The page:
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14 votes
Accepted

What is the fallacy / bias where the sample is taken after the fact?

The example with the bicycles would seem to fall into the category of survivorship bias (which can apply to more than just physical survival of people but also more general survival of data points ...
Hypnosifl's user avatar
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4 votes

Is it possible to be completely objective?

Bias is a disposition of mind. Most of our biases are traits of the structure of human mind: we have biases as long as we are human beings. What the question implies, if I understand it correctly, is ...
David's user avatar
  • 169
3 votes

Difference between fallacies and biases

A fallacy is flawed reasoning. For instance, if one concludes that a math proof is correct, not on the merits of the steps of the proof, but because a famous mathematician is providing it, the ...
J D's user avatar
  • 28.5k
3 votes

How can you know if your judgment is unbiased?

First, it helps to know what the common cognitive biases are, so that you can be aware of the possibility of being biased whenever they might apply. In general, to eliminate bias you need to construct ...
causative's user avatar
  • 14.4k
3 votes
Accepted

What is the difference between the Narrative Fallacy and the Post-hoc Rationalization?

The narrative fallacy The narrative fallacy involves selecting a sequence of events, say in a person's life or in the history of a nation, and reading cause and effect between events in the earlier ...
Geoffrey Thomas's user avatar
  • 35.8k
3 votes

Is it scientific or a logical error to claim something is true because I can't think of another explanation

The forums on that newspaper article is closed. Apparently the newspaper want to suppress public debate. With these exact words, I'd vote for argument from ignorance and jumping to conclusions. ...
bobflux's user avatar
  • 529
3 votes

Is it possible to be completely objective?

I will split my answer in a few sections. Do not take my answer as a complete one, but merely as some considerations to have when wondering about "objectivity." TL:DR You must ask yourself ...
Tama Yoshi's user avatar
3 votes

What is the basis of the sunk cost fallacy?

I would say it's not a total fallacy. If you're 90% done with something meaningful but you're suffering, quitting might be or might not be a good idea, depending on the activity.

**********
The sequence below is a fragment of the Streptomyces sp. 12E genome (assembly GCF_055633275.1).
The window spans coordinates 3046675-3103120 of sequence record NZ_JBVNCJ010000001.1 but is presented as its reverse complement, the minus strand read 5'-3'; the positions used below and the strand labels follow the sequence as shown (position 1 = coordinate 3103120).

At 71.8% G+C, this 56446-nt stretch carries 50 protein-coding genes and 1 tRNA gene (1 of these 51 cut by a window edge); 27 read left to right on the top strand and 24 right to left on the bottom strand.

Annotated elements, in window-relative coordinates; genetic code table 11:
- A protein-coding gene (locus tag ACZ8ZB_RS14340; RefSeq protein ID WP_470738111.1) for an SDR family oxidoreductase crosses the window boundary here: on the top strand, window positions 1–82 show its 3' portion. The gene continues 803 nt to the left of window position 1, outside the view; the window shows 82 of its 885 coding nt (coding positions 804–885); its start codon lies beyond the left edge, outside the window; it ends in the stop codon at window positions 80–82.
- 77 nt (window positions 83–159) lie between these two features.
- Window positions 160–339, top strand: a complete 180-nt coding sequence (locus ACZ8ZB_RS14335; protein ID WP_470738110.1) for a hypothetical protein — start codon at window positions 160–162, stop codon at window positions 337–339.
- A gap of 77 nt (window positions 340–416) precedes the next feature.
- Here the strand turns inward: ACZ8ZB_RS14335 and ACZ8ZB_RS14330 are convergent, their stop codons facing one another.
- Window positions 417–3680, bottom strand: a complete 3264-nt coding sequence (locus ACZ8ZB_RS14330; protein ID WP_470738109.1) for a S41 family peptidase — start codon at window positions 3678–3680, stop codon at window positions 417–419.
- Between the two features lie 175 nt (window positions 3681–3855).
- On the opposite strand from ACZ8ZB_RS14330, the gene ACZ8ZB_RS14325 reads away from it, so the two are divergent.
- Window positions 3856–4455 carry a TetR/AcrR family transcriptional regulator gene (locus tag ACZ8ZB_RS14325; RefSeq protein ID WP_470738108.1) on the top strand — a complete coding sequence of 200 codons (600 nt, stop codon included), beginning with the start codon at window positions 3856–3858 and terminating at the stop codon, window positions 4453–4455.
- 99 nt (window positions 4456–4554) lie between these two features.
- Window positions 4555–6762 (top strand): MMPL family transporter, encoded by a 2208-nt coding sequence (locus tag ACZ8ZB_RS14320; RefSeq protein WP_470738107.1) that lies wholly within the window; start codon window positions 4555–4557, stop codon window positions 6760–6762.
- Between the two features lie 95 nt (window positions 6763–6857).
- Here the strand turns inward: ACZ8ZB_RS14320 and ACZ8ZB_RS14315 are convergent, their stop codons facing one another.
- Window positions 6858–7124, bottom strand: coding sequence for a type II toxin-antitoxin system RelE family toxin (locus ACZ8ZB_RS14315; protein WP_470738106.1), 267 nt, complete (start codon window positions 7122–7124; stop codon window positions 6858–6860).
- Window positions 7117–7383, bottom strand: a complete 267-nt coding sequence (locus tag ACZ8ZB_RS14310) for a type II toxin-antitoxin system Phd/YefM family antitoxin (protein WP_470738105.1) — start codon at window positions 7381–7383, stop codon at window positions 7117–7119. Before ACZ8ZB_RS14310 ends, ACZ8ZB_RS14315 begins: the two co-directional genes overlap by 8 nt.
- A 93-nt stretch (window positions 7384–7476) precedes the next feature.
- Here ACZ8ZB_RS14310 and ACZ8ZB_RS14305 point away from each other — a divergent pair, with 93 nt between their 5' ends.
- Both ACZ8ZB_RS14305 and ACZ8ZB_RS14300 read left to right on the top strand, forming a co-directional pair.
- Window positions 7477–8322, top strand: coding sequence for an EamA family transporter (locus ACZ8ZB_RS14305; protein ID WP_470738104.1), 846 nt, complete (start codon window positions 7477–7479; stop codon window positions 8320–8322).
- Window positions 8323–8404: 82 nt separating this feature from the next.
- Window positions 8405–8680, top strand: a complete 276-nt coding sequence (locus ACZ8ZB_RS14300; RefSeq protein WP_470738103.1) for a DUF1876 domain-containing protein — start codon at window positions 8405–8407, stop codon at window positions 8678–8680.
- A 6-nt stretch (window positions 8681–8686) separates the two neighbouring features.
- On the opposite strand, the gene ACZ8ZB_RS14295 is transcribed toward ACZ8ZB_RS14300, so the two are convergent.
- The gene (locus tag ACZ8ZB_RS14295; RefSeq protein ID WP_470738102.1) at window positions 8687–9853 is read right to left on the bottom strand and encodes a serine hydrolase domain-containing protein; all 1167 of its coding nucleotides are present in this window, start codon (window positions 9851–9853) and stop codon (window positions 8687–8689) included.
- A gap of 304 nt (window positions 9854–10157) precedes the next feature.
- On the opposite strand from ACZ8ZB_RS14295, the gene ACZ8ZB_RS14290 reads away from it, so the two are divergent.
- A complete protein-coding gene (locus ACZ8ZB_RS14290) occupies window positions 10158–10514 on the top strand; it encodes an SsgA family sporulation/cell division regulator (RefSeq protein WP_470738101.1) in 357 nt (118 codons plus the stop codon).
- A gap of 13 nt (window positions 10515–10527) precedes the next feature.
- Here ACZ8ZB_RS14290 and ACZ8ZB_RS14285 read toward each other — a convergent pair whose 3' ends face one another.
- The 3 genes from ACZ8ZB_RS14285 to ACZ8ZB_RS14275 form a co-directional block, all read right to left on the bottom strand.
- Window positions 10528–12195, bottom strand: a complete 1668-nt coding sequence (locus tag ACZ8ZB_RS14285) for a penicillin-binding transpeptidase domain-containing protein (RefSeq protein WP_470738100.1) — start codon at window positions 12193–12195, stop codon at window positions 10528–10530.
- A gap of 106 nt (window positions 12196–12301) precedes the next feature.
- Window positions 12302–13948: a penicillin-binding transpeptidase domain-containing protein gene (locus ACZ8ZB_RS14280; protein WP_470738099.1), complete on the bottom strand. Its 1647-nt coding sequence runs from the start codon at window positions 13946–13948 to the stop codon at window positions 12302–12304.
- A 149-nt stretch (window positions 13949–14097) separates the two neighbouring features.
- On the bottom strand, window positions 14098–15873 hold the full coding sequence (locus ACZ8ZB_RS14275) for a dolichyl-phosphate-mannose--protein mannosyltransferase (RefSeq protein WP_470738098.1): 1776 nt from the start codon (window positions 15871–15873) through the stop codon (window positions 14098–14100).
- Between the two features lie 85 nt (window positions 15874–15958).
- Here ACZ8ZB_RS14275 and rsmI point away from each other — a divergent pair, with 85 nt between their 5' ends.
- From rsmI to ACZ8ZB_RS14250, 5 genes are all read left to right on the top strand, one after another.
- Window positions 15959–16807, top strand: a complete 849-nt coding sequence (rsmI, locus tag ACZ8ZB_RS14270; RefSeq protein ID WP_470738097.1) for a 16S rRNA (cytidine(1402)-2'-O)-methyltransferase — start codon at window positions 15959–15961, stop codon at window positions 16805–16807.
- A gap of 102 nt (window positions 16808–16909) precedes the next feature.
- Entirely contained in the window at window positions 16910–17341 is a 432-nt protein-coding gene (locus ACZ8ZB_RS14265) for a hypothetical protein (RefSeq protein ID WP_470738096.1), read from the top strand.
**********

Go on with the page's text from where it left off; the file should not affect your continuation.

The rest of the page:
Kevin Kalbermatten's user avatar
2 votes

Is it scientific or a logical error to claim something is true because I can't think of another explanation

All that follows from your not being able to find another explanation is - that you cannot find another explanation. There is no valid inference from 'I cannot think of another explanation of X than Y'...
Geoffrey Thomas's user avatar
  • 35.8k
2 votes

If knowledge is structural, does "confirmation bias" follow of necessity?

Well, yeah. A version of this problem has been tacked by many people for millennia. In terms of philosophical school, the idea can be found in the ancient school of skepticism. In terms of examples, ...
Jencel's user avatar
  • 390
2 votes

Veganism and Cognitive dissonance

The zeal of your beliefs on the matter has prevented you from seeing your question assumes a false dichotomy (actually, trichotomy). Looking at your last paragraph, you have neglected the possibility ...
Just Some Old Man's user avatar
2 votes

How can you know if your judgment is unbiased?

Short Answer For the philosopher, bias is generally engaged through metaphysical discourse and an investigation of 'what is objectivity' through the lenses of epistemology, ontology, and axiology, ...
J D's user avatar
  • 28.5k
2 votes

Veganism and Cognitive dissonance

The short view is this. Human beings have emotions, and they have objects of those emotions. A person may look at the NSDAP's bent cross with horror, or they may have positive feelings towards it. The ...
J D's user avatar
  • 28.5k
2 votes

Why is a rare but unique kind of event seen as more surprising as a rare but common kind of event?

Your question is based on a misunderstanding. If you take an individual event it might have a low probability p. If you take a basket of n events each with a probability p, the chance that at least ...
Marco Ocram's user avatar